didn't know what to make of him, and they
all seceded. When Unclo Natho camo
home tho first thing ho saw was his crower,
who got up on tho wood-pilo and yelled
" Yankco Doodle do," as loud as ho could
bawl. Unolo Natho didn't know what to
think of it at first, but when ho saw tho
fun of tho thing ho didn't laugh any.
I wish you was up here ; if you wero
wo would train round some, I guess.
There's plenty of berries, and lots of birds,
and Unclo Natho has got a gun and two
pounds of powder, and thcro's a boat in
tho pond, and fine fishing, and everything
to make a fellow comfortablo. Can't you
steal away and como up hero, and mako
'em think you've gono to tho war ? Yours
eST" A gentleman who holds a. respon
sible position under the Government, con
cluded to chango his lodging. He sent
ono of tho waiters of tho hotel whero ho
had selected apartments alter his bag
gage. Meeting tho waiter au hour or two af
terwards, ha said :
" Well, John, did you bring my bag
" No, sir," blandly responded tho sablo
" Why what was tho reason?"
" Case sah, tho gentleman In do offico
said you had not paid your bill."
'' Not paid my bill why that's singular
ho kuow mo very well when ho kept tho
Girard House in Philadelphia."
" Well, mebbe," rejoined John, thought
fully, scratching his head, " dat was do
reason ho wouldn't gib mo do baggago."
'The word " debt " is composed of tho
Tho Party now in Powor.
Reader, hro you ever gone to the
troublo of tracing the party now in power,
to iU origin 1 If you have not, 1 will do
it for you
If you recollect, at n certain time, tho
Parliament of Great Britain told ua wn
must pay a tax on paper, tea, &o., (they
did not say we must obotiih ilavery, that
was a prqfitabU part of thtir commerce,
neither would Massachusetts if she could
make it profitable.) We claimed tho pro
tection of the British Constitution. Par
liament did not coucur. We resisted tho
laws. Thus camo tho Revolutionary
At that time thero was two parties.
They were designated as wuio and lory.
The whigs supported and fought tho war
tho torics opposed aud did all thoy
oould (honorably and dishonorably) a
gainst the war. Tho war was concluded,
honorably to the whigs.
Then camo tho first election for Presi
dent. Tho parties still stood whig and
tory. Washington and Adams wero the
candidates. Tho tories all voting for
Adams. Washington was elected, and
re-elcctad, after whioh Adams was elected.
Then came the most obnoxious laws of
thu government, until now.
Tho Virginia Resolutions of 1703, pro
pounded and advocated by Jeffehsox,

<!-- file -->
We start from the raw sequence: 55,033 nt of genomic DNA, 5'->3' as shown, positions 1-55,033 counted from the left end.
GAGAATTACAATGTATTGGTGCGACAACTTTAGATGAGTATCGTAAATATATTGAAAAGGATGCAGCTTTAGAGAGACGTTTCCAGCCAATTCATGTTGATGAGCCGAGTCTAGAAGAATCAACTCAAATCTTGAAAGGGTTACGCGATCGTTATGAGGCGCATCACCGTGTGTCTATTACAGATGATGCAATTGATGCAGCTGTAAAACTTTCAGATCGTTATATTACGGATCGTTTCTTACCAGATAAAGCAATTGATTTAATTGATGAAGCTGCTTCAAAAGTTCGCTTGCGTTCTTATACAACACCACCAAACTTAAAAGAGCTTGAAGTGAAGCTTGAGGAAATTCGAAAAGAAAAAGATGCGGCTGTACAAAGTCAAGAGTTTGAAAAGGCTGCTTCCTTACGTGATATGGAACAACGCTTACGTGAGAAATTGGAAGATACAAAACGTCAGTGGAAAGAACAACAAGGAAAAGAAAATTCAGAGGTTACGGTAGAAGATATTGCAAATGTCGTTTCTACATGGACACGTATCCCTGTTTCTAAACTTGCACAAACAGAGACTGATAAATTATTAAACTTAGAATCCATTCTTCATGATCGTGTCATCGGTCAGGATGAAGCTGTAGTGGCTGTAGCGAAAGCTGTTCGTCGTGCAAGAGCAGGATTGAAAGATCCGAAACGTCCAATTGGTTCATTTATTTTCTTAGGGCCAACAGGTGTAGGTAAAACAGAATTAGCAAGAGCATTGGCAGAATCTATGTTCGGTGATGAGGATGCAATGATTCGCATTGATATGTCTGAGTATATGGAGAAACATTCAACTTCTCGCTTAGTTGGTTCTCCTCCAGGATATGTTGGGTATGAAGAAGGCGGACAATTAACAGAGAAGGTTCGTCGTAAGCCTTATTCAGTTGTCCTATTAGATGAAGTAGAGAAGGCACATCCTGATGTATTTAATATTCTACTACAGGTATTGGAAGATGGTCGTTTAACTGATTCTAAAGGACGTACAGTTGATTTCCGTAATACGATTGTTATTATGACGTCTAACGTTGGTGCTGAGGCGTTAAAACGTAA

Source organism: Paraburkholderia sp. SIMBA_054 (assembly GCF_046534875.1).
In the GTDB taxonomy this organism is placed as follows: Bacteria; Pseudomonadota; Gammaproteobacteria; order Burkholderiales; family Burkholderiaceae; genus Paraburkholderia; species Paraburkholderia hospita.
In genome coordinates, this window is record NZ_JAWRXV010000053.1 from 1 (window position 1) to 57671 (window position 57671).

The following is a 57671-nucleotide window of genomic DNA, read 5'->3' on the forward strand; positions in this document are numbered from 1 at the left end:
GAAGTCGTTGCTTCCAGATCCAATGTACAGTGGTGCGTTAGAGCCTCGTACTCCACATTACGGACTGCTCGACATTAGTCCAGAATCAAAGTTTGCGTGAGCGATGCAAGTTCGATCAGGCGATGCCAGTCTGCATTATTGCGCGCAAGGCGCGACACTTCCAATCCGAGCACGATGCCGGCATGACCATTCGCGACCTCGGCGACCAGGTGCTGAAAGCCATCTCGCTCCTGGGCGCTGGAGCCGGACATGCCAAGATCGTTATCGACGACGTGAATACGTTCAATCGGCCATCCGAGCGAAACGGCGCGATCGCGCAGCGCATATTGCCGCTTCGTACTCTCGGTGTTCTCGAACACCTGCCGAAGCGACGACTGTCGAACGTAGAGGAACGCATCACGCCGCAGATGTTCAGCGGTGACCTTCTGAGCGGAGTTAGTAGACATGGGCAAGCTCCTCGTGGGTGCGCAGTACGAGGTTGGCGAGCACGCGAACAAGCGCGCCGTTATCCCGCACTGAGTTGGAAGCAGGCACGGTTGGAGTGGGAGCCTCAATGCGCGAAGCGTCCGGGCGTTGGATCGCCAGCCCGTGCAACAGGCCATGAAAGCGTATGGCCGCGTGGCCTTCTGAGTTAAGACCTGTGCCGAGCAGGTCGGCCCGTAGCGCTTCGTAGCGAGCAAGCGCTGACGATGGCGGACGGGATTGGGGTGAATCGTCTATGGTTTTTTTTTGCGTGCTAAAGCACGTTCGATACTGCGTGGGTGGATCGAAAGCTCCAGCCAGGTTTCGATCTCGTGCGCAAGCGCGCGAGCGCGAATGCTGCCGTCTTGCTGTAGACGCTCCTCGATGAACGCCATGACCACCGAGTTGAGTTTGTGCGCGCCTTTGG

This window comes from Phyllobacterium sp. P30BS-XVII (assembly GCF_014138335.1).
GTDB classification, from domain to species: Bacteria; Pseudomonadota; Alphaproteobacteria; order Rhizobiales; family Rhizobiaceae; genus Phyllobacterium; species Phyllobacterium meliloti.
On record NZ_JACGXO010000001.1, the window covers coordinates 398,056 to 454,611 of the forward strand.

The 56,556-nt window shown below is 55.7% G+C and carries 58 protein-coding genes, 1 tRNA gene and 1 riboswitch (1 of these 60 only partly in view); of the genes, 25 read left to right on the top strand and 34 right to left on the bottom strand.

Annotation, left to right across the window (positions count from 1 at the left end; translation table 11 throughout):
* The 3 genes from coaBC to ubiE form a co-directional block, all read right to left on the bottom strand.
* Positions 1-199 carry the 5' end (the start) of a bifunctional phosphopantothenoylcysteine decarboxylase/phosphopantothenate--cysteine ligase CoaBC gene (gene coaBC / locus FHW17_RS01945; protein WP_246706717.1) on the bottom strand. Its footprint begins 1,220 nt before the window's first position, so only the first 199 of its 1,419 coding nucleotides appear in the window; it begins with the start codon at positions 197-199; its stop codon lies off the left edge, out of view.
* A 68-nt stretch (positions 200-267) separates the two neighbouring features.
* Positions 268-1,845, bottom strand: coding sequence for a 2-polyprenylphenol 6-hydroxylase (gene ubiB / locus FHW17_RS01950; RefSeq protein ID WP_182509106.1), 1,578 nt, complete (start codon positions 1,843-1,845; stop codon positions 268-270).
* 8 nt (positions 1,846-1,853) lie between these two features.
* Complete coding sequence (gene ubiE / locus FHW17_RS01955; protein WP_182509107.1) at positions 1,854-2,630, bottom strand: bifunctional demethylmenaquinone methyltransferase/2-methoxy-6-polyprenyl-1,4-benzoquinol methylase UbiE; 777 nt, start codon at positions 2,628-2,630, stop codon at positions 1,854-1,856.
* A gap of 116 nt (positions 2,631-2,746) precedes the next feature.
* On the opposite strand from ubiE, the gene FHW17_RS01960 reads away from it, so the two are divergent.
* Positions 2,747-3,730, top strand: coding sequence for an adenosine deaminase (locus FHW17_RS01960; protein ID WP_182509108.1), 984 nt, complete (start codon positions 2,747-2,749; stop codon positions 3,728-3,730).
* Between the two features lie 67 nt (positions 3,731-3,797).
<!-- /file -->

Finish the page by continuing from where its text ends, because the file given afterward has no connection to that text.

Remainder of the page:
were a popular measure with tho people,
and gave rise to the two partici known as
Democbat and Fedtrul tho torieB all
joining tho federalists. The democratic
party clung to Jefferson, the federalists
aud lories to Adumt.
In 1800 Jefferson was clectod Presi
dent, and all the obnoxious lawj passed
under Adams' administration were repeal
ed, and the right of franchise guaranteed
to every citizen.
From tho 4th of tlarch, 1601, for
twenty-four consecutive- years, the demo
cracy administered tho government under
Jefferson, Madison and Monroo, each ad
ministration was opposed by tho federalists
and torics, during) which was tho British
war of 1312, And opposed by tho federals
and torics ; the celebrated Hartford Con
vention was held in opposition to tho war,
and in which resolutions wero offered for
tho scccssionof the Eastern or New Eng
At tho Presidential election of 1824,
General Jackson had a majority cf the
electoral votos, but not a constitutional
majority. Tho election went to the House,
and a coalition of blaok-hcartcd villany
made John Quintey Adams President, all
the federalists and tories rejoicing in tho
victory. Adams was a son of tho elder
Adams, and embibed his principles.
In 1828, Jackson was elected Presi
dent. Pennsylvania oast 150,000 TOios,
and gave Jackson 52,000 majority; all
tho federalists and torics voting for Adams.
In 1832, Jackson was ro-elected, in op
position to tho federal, tory, bank protec
tive tariff party, at which timo they
changed their name to whig, thus stealing
tho namo of our Revolutionary sirci.
This same party opposed all the demo
cratio nomiuces up to 1SSG, and also tho
Mexican War, when they committed an
other tltfl and stele the name of '' llepub-
lican," so much chorished by the heroes
of tho devolution, and detested by tho
tories. They wero again defeated by tho
democratic nominee, but in 18G0, through
false colors and a disaffection in ihc demo
cratic party, they succeeded iu electing
Lincoln, which caused a disruption of tho
Federal Union which I bee no way of heal
ing unless it bo through the success of the
Democratic party of tho Union.
Dutch Couple at a Tueatbe. " Vcn
I first came to Filadclfy, to serve, I was
very much uncivilized,'' said Katrina, cow
a tidy, intelligent girl in a respectable
family," I laugh mooch and I feel mooch
ashamed to remember how I behaved vcn
I know so little. Shon that was my beau
then Shon took me to tho theatre ono
night, ven 1 had been in Filadclfy but
tnrce wcclcs. Wo sit in tne gallery; and
wo see, not goot, and Shon said ho would
get another scut. So he put his leg around
the post and slides down mid de pit; and